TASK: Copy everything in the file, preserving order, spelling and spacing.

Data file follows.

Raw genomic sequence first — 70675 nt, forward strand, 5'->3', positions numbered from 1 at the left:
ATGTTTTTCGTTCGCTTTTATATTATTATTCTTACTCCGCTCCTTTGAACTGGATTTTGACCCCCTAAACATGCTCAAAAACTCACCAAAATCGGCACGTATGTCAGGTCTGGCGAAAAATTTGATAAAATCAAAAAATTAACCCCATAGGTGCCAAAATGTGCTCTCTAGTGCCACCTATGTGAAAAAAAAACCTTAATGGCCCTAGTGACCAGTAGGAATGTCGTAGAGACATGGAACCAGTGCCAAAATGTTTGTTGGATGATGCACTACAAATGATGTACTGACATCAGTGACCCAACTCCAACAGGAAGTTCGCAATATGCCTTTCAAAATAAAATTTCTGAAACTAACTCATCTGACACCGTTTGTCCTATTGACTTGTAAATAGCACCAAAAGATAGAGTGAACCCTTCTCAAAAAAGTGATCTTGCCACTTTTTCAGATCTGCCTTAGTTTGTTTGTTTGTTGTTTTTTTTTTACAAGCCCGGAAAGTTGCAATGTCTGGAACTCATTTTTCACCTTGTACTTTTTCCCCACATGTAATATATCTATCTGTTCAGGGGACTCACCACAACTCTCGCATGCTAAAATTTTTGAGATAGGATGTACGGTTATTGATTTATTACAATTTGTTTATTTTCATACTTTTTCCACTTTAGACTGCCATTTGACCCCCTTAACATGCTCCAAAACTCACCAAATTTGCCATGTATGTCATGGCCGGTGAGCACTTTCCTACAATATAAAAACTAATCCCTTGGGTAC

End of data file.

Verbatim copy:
Raw genomic sequence first — 70675 nt, forward strand, 5'->3', positions numbered from 1 at the left:
ATGTTTTTCGTTCGCTTTTATATTATTATTCTTACTCCGCTCCTTTGAACTGGATTTTGACCCCCTAAACATGCTCAAAAACTCACCAAAATCGGCACGTATGTCAGGTCTGGCGAAAAATTTGATAAAATCAAAAAATTAACCCCATAGGTGCCAAAATGTGCTCTCTAGTGCCACCTATGTGAAAAAAAAACCTTAATGGCCCTAGTGACCAGTAGGAATGTCGTAGAGACATGGAACCAGTGCCAAAATGTTTGTTGGATGATGCACTACAAATGATGTACTGACATCAGTGACCCAACTCCAACAGGAAGTTCGCAATATGCCTTTCAAAATAAAATTTCTGAAACTAACTCATCTGACACCGTTTGTCCTATTGACTTGTAAATAGCACCAAAAGATAGAGTGAACCCTTCTCAAAAAAGTGATCTTGCCACTTTTTCAGATCTGCCTTAGTTTGTTTGTTTGTTGTTTTTTTTTTACAAGCCCGGAAAGTTGCAATGTCTGGAACTCATTTTTCACCTTGTACTTTTTCCCCACATGTAATATATCTATCTGTTCAGGGGACTCACCACAACTCTCGCATGCTAAAATTTTTGAGATAGGATGTACGGTTATTGATTTATTACAATTTGTTTATTTTCATACTTTTTCCACTTTAGACTGCCATTTGACCCCCTTAACATGCTCCAAAACTCACCAAATTTGCCATGTATGTCATGGCCGGTGAGCACTTTCCTACAATATAAAAACTAATCCCTTGGGTAC